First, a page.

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Let $r_1 < r_2$ be two positive rational fractions, both $> 1$ and both in their lowest terms i.e. the numerator and denominator of each fraction have no common factors. If $r_3 = r_1 + r_2$ is in its lowest terms, under what conditions will the denominator of $r_3$ be not divisible by the denominator of $r_1$.

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When a prime factor shared by both denominator is canceled out by the numerator to it's highest power. This also requires denominators to not be both 0.

If $r_1 = \frac{a}{b}$ and $r_2 = \frac{c}{d}$ where $b,d \in Z^{+} \backslash \{1\} $ and $a,c \in Z^{+} $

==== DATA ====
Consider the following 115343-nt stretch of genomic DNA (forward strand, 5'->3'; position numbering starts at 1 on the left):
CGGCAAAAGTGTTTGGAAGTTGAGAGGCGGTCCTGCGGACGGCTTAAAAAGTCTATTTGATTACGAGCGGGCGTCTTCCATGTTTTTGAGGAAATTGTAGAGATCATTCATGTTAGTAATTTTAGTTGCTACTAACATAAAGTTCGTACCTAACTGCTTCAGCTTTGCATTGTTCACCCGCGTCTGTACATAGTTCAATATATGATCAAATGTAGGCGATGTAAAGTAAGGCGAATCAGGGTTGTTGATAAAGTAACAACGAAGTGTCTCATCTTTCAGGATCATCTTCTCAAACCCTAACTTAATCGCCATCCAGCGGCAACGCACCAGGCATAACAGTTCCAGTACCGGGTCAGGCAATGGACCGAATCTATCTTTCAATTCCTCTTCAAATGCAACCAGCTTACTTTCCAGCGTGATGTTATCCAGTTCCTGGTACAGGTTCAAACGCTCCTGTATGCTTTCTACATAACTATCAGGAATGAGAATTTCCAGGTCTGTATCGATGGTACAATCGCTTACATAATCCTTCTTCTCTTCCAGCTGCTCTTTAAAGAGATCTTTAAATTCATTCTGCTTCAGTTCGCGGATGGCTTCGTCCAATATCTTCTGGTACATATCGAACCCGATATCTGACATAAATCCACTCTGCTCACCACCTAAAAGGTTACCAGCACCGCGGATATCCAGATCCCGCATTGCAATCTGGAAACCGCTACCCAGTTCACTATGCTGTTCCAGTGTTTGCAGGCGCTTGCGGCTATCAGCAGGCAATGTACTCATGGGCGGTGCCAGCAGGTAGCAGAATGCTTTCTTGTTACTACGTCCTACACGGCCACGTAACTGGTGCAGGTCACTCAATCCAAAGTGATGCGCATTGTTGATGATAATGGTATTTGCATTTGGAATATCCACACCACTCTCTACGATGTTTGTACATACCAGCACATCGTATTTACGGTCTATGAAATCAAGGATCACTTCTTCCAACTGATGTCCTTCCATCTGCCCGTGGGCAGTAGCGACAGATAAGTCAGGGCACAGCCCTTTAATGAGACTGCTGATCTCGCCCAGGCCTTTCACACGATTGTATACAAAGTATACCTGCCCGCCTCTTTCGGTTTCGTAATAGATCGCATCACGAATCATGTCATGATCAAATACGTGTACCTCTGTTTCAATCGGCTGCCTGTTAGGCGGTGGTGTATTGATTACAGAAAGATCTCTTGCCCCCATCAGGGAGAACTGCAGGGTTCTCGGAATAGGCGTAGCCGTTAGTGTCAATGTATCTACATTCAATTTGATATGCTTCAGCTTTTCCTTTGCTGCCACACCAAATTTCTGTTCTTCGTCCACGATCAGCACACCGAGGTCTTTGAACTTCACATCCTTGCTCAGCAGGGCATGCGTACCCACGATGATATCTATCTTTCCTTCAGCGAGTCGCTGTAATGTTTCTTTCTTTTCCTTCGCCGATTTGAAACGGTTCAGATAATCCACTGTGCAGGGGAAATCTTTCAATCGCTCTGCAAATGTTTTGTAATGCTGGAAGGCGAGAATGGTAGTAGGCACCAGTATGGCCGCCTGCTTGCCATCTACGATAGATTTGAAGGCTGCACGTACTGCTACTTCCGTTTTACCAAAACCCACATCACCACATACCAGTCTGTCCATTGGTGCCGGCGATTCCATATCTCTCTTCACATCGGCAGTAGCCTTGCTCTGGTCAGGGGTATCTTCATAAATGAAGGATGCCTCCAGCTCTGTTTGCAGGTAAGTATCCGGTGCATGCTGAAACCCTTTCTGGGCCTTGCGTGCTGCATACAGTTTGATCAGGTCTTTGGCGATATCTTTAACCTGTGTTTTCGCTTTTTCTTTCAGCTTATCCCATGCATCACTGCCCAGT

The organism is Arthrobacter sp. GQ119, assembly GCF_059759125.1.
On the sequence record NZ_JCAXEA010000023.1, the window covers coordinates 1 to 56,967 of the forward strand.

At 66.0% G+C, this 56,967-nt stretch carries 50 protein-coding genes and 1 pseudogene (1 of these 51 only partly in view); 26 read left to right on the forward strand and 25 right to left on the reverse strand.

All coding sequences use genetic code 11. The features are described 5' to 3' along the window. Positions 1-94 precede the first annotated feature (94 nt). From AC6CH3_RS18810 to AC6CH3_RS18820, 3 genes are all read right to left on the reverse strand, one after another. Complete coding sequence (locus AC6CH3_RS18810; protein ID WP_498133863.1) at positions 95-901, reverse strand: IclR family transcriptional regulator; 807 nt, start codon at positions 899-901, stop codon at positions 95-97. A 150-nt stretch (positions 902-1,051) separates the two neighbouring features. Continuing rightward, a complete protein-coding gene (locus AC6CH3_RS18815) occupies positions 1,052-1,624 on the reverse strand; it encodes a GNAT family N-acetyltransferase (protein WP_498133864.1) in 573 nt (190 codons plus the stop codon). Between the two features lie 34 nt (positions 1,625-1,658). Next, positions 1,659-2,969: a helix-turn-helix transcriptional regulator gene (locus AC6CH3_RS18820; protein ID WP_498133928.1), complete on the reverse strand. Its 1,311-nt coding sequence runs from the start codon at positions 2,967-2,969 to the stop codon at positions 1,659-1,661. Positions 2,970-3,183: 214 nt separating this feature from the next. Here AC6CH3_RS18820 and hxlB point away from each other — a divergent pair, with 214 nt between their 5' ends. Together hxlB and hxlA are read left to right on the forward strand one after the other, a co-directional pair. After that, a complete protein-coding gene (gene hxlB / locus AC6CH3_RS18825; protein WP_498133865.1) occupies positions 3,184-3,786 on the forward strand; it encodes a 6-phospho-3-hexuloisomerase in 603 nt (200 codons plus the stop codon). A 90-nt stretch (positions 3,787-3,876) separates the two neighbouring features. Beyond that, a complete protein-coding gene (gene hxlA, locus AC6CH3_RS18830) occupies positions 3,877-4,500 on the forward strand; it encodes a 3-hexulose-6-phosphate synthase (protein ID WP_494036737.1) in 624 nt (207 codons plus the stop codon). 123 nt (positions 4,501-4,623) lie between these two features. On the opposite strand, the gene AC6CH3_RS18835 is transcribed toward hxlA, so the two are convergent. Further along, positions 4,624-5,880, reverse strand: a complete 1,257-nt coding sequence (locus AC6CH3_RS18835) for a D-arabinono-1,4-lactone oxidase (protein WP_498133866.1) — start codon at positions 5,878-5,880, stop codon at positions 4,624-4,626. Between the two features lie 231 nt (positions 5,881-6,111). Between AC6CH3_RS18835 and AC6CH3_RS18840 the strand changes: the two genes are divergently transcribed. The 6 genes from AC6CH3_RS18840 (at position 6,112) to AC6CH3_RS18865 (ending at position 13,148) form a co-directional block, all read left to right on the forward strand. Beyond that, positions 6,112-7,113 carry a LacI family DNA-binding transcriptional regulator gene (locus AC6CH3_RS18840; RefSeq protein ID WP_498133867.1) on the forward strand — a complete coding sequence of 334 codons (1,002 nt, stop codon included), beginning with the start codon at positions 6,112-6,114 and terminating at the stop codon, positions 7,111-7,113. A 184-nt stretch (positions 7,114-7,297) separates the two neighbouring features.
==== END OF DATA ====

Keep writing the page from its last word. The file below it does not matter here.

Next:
$$r_3 = \frac{ad+cb}{bd}$$

If there exist $p^k$, such that $p^k \mid ad+cb$ and $p^k \mid bd$ and $p \nmid \frac{bd}{p^k}$

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  • $\begingroup$ Can you give an example of this with $a,b,c,d > 1$ with $(a,b) = 1$ and $(c,d) = 1$? $\endgroup$ – Stacker Oct 7 '18 at 7:35
  • $\begingroup$ Unfortunately no, this is never true when either denominator is 1, as 2+3= 5, they all have a denominator 1 and 1 is divisible by 1. If any 1 denominator is 1, it's a similar case. I.e. 2.5+3 = 5.5. The denominator is 2 in 2.5 and 5.5. $\endgroup$ – Neo Oct 7 '18 at 9:20

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